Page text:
By Geoffrey Smith A year ago, the financial-services industry was relentlessly pursuing new inventions for the Web. Companies chased after person-to-person payments, financial portals, online investment advice, scan-and-bill pay services, and statement aggregation as if e-laggards would face obsolescence.
Now, many of these technologies themselves appear destined for the great silicon scrapheap. Indeed, too much stuff has been crammed onto the Web too quickly, and some should either disappear or undergo a major overhaul.
Here's a rundown of some of the major trends in online finance and where I think they're headed:
-- Many financial portals from nonfinancial companies will disappear as more Web traffic migrates to brokers, banks, and a handful of leading nonfinancial sites. The big brokers and banks are hungry for this space for an obvious reason: That's where the money is. Still, Yahoo! and America Online have become such important repositories of financial information, they should continue to thrive. Though there's little chance they can become financial-services providers, they hold great potential to expand their audience.
One example of a nonfinancial portal that could be on the losing end of this trend is Microsoft's Moneycentral.com (moneycentral.msn.com). Investors are eager for investment advice, but they might want to think twice before following the recommendations they find here. The site contains a "Research Wizard" tool for evaluating stocks, and -- surprise, surprise -- it says Microsoft's very own shares would be worth $105 if the giant were valued similarly to its peer software companies instead of at a discount. Microsoft's shares recently traded at $62. To be sure, the program doesn't recommend buying or selling stocks based on its Research Wizard, but if you take its advice on faith, I've got a bridge to sell you. In addition, Moneycentral has yet to find a satisfactory mix of useful financial information and ads.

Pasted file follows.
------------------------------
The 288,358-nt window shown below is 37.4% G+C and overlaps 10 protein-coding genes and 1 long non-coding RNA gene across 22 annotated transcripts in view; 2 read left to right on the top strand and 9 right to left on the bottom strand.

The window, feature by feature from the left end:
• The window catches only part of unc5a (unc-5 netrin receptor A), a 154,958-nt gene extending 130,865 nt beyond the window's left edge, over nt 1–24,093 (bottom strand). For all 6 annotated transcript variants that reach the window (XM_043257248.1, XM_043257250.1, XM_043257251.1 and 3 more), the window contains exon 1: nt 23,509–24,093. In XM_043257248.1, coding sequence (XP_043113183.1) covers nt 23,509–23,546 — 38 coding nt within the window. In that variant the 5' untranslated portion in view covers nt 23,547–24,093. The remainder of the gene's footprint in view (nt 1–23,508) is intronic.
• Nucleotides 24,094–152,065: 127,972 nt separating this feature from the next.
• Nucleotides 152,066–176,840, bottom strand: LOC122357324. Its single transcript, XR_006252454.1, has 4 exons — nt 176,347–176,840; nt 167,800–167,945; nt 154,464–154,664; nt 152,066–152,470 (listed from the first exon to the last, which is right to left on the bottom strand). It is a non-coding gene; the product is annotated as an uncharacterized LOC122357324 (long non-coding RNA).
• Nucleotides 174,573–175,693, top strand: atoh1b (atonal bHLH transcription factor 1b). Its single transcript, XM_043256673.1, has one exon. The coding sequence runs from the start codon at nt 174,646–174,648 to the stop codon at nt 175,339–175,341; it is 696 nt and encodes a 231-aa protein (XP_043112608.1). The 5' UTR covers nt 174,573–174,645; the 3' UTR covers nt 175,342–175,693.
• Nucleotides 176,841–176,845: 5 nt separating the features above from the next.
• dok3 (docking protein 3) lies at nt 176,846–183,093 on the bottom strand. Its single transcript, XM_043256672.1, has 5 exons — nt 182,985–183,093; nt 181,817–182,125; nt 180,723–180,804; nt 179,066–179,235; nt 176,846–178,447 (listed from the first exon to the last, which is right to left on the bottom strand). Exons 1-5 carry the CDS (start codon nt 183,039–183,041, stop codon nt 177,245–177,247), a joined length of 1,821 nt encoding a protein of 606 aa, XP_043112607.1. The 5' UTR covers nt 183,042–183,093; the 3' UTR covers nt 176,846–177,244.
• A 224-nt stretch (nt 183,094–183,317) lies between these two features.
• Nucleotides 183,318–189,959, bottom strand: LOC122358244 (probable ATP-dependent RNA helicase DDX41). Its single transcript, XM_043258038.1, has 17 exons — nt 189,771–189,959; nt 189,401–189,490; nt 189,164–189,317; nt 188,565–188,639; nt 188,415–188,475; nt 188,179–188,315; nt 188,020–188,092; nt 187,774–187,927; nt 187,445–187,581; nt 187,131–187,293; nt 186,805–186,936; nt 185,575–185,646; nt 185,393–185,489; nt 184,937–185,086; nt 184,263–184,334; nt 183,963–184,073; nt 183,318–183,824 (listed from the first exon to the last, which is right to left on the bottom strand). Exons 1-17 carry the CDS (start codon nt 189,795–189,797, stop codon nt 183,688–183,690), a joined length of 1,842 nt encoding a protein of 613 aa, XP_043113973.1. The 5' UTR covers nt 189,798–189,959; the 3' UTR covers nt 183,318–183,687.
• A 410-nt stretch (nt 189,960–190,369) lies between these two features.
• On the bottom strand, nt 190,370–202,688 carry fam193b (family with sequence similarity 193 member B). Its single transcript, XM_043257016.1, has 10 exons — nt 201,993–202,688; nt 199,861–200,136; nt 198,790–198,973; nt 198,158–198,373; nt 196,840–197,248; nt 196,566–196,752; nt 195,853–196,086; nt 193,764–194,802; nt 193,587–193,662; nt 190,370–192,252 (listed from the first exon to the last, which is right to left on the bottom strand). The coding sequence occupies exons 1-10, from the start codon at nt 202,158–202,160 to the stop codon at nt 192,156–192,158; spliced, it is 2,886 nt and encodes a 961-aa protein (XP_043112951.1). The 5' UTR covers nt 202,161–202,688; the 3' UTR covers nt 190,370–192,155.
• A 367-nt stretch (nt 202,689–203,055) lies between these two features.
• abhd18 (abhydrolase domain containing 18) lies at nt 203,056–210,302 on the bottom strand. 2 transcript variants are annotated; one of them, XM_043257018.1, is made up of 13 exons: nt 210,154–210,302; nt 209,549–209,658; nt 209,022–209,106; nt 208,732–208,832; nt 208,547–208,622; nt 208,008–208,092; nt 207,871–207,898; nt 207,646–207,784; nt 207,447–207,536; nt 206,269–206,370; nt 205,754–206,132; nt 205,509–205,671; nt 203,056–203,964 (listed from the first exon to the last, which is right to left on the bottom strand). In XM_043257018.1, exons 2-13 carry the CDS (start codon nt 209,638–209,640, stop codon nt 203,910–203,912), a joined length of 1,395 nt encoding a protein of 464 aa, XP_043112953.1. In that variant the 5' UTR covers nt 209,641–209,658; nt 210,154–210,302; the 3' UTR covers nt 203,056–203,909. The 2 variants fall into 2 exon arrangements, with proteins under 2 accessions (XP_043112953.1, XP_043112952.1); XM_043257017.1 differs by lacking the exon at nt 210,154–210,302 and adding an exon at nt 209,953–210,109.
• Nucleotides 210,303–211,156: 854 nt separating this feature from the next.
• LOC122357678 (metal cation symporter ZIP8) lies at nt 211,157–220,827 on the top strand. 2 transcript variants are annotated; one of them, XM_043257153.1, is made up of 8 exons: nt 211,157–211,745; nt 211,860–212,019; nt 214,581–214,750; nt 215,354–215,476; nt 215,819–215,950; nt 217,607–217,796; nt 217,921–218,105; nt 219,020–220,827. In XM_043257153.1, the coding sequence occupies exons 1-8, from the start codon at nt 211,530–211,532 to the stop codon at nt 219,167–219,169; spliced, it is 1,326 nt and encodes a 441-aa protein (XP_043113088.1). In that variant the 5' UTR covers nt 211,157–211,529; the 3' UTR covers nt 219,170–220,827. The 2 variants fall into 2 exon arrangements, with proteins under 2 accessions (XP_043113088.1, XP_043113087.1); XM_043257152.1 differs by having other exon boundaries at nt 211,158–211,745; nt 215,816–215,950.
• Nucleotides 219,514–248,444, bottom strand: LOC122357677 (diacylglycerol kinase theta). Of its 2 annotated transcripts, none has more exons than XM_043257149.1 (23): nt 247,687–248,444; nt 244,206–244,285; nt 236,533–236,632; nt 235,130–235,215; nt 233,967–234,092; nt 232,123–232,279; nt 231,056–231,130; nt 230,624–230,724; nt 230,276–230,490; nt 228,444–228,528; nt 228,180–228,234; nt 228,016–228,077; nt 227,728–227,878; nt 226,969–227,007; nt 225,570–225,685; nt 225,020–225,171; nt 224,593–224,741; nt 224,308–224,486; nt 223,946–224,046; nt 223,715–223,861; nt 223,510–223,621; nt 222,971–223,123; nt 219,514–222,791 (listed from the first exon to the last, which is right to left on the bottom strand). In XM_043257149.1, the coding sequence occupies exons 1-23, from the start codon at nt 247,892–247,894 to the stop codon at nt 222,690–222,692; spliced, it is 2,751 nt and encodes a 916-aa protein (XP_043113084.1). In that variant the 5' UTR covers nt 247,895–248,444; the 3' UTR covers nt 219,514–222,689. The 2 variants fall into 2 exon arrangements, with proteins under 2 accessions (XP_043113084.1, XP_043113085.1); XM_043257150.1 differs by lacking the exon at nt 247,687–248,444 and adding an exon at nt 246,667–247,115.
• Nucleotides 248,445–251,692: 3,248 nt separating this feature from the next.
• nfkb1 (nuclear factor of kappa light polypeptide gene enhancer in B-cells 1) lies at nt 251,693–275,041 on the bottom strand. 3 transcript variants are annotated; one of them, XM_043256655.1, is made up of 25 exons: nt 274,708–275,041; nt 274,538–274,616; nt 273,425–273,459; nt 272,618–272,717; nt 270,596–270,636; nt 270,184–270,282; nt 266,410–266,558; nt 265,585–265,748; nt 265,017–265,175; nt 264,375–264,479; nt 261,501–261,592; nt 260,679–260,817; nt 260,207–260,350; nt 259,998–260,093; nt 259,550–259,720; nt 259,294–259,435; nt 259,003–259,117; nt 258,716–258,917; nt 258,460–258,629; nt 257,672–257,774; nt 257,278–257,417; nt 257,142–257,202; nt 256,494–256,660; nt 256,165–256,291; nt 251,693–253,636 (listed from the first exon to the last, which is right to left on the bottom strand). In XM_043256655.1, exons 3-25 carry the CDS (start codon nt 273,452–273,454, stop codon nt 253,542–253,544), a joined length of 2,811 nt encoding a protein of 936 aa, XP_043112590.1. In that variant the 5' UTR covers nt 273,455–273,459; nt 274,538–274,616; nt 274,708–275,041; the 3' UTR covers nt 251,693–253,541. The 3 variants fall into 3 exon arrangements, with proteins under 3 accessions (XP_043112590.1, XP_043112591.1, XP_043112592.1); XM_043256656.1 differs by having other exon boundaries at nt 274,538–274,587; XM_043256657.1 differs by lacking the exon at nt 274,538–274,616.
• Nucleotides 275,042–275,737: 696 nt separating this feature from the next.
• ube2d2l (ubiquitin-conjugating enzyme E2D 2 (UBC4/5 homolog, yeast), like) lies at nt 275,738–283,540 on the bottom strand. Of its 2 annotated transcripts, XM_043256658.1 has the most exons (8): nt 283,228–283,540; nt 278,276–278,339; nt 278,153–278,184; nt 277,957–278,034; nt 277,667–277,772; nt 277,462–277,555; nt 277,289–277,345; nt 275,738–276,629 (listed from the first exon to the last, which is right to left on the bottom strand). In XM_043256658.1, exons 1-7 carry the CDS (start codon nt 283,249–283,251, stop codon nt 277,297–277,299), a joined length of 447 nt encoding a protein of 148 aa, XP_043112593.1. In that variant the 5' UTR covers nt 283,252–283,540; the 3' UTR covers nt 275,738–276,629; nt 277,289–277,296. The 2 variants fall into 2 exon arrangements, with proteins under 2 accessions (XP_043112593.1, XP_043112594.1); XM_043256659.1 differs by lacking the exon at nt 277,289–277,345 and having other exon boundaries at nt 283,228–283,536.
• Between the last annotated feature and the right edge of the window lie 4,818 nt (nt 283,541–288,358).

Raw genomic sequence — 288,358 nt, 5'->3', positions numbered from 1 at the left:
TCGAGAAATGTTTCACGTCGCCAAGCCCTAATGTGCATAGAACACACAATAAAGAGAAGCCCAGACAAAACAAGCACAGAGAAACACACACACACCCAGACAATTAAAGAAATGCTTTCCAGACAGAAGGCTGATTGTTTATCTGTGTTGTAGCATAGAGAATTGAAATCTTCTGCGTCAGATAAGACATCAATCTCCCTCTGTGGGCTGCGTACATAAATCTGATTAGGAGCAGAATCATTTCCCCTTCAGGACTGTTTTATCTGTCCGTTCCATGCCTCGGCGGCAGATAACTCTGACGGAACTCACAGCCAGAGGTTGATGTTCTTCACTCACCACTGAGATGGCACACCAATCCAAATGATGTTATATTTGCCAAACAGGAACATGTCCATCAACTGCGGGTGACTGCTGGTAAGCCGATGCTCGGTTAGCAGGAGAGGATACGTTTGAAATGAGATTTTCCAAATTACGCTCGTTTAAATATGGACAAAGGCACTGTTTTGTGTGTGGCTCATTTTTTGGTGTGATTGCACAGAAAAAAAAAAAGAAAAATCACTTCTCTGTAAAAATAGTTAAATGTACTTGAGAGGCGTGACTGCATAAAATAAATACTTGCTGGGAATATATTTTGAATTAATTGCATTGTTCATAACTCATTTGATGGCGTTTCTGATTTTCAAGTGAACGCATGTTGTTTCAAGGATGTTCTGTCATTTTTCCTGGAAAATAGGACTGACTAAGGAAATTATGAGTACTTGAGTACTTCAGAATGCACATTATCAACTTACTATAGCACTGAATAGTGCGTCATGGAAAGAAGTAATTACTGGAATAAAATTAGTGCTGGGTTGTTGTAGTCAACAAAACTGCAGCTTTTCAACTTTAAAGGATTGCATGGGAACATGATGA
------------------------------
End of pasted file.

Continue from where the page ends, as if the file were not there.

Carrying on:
-- Online investment advice will remain the broker's domain -- it's just too hard to turn into a mass-market product. Companies can spend millions of dollars building fabulous technology to give investment advice, but their efforts will find only limited markets. By contrast, analytical tools for evaluating portfolios and analyzing personal-spending patterns will become even more complex and useful than they already are, and some may even find large markets.
-- Online bill presentment through banks may never happen, because of a hopelessly complex set of conflicting interests between banks and billers. Instead, look for bills to be sent via e-mail.
-- Scan-and-pay bill payment will wither, if not die. Bill-payment services offered by banks are increasingly popular and consistently more reliable.
-- Account aggregation will slowly catch on. In the last few months, it has become the rage at many top banks and brokers. But consumers won't widely adopt the technology until it is improved. At least two added features are needed to make this happen: One is better analytical tools. Simply viewing multiple account balances in one place isn't very useful. Also needed is interbank transfer technology to enable simple transfers between accounts and different institutions. Stick this on a wireless device, and someone might notice.
-- Easier interbank transfers might come online this year, but I won't count on it. This technology is one of my favorites because it has the potential to jump-start a large market -- mobile commerce. Once deployed, it will allow consumers to easily transfer funds from their bank or brokerage accounts to another financial institution, or any company or person equipped with the technology. Theoretically, consumers should be able to make payments at online stores without credit cards, or make person-to-person payments directly from their bank accounts. Because this could wreak havoc on the credit-card industry, and most banks sell credit cards, don't look for any revolutions overnight.
-- Wireless banking will be rolled out at hundreds of banks over the next 18 months. This is likely to remain a niche product, like wireless stock trading, because it initially will offer little advantage over online banking through a PC.
If you have any comments or questions about this column, please send an e-mail to the address below. Smith covers a wide variety of topics, including personal finance issues, from BusinessWeek's Boston bureau.
You can e-mail him at email@example.com.